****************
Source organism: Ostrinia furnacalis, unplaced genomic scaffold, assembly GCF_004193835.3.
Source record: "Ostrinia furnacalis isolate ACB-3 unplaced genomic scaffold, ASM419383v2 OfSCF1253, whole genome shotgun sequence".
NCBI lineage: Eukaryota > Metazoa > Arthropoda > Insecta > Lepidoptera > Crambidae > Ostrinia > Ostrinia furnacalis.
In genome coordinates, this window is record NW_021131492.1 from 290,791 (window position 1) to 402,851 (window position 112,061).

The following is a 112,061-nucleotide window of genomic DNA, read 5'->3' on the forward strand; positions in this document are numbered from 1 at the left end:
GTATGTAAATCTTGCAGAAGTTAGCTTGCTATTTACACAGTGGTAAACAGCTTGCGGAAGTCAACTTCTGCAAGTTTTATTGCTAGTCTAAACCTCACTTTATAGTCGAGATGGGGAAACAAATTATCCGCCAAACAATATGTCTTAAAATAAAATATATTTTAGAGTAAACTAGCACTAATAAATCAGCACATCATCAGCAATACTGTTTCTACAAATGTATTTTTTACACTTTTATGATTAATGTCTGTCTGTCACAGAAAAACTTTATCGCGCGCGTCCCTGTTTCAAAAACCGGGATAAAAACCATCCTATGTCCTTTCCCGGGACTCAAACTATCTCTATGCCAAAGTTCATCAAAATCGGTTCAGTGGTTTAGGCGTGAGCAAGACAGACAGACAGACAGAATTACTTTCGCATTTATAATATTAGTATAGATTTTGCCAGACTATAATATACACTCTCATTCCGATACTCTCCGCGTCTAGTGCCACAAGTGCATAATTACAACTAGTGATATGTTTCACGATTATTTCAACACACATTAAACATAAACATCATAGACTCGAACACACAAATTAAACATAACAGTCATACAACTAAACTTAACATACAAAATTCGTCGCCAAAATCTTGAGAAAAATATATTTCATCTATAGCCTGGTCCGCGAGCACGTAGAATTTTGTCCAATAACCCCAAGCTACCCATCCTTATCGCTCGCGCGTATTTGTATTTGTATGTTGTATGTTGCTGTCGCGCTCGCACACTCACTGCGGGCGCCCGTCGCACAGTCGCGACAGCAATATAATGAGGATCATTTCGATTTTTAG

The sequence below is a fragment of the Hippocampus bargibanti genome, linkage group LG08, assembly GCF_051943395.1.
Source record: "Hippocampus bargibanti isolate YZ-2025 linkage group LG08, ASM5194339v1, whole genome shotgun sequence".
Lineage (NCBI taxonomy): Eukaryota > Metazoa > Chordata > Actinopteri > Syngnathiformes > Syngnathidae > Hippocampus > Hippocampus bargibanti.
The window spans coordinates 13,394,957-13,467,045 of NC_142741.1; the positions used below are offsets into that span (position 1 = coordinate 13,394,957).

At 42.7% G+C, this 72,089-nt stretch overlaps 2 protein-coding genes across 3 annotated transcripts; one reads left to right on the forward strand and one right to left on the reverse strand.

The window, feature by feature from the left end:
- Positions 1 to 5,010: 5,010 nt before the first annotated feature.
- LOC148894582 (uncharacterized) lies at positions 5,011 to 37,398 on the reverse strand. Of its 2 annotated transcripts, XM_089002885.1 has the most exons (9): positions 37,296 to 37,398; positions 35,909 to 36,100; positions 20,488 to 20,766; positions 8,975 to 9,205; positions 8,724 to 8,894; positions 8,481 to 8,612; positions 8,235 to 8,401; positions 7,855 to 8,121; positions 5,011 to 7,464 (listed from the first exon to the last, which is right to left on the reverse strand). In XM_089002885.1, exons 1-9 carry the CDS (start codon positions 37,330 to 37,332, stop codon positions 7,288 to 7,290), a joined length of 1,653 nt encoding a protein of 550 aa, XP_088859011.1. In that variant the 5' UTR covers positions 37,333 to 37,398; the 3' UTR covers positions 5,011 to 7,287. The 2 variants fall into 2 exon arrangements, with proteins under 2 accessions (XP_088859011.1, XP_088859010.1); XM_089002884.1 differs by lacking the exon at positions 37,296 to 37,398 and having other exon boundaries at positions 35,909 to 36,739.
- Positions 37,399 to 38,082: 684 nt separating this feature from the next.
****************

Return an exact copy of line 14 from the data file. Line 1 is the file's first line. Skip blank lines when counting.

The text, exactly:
- LOC148894582 (uncharacterized) lies at positions 5,011 to 37,398 on the reverse strand. Of its 2 annotated transcripts, XM_089002885.1 has the most exons (9): positions 37,296 to 37,398; positions 35,909 to 36,100; positions 20,488 to 20,766; positions 8,975 to 9,205; positions 8,724 to 8,894; positions 8,481 to 8,612; positions 8,235 to 8,401; positions 7,855 to 8,121; positions 5,011 to 7,464 (listed from the first exon to the last, which is right to left on the reverse strand). In XM_089002885.1, exons 1-9 carry the CDS (start codon positions 37,330 to 37,332, stop codon positions 7,288 to 7,290), a joined length of 1,653 nt encoding a protein of 550 aa, XP_088859011.1. In that variant the 5' UTR covers positions 37,333 to 37,398; the 3' UTR covers positions 5,011 to 7,287. The 2 variants fall into 2 exon arrangements, with proteins under 2 accessions (XP_088859011.1, XP_088859010.1); XM_089002884.1 differs by lacking the exon at positions 37,296 to 37,398 and having other exon boundaries at positions 35,909 to 36,739.